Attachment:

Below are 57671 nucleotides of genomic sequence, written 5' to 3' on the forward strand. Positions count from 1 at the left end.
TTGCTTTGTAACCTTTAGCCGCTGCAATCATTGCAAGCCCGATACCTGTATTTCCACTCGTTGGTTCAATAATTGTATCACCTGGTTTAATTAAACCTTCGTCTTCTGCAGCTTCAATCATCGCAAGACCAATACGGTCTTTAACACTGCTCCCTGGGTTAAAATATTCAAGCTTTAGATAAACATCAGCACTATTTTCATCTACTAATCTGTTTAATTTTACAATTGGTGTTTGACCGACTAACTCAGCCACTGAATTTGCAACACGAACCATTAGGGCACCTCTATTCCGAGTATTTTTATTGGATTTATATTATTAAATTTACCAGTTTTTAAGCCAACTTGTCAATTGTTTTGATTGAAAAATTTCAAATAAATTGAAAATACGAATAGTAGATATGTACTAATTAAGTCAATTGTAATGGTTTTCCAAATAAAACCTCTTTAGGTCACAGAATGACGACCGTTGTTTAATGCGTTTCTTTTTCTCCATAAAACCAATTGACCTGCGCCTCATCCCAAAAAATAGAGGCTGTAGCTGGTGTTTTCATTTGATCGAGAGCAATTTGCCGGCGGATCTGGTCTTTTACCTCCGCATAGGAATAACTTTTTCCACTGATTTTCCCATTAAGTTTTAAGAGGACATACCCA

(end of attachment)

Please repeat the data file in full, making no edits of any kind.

Below are 57671 nucleotides of genomic sequence, written 5' to 3' on the forward strand. Positions count from 1 at the left end.
TTGCTTTGTAACCTTTAGCCGCTGCAATCATTGCAAGCCCGATACCTGTATTTCCACTCGTTGGTTCAATAATTGTATCACCTGGTTTAATTAAACCTTCGTCTTCTGCAGCTTCAATCATCGCAAGACCAATACGGTCTTTAACACTGCTCCCTGGGTTAAAATATTCAAGCTTTAGATAAACATCAGCACTATTTTCATCTACTAATCTGTTTAATTTTACAATTGGTGTTTGACCGACTAACTCAGCCACTGAATTTGCAACACGAACCATTAGGGCACCTCTATTCCGAGTATTTTTATTGGATTTATATTATTAAATTTACCAGTTTTTAAGCCAACTTGTCAATTGTTTTGATTGAAAAATTTCAAATAAATTGAAAATACGAATAGTAGATATGTACTAATTAAGTCAATTGTAATGGTTTTCCAAATAAAACCTCTTTAGGTCACAGAATGACGACCGTTGTTTAATGCGTTTCTTTTTCTCCATAAAACCAATTGACCTGCGCCTCATCCCAAAAAATAGAGGCTGTAGCTGGTGTTTTCATTTGATCGAGAGCAATTTGCCGGCGGATCTGGTCTTTTACCTCCGCATAGGAATAACTTTTTCCACTGATTTTCCCATTAAGTTTTAAGAGGACATACCCA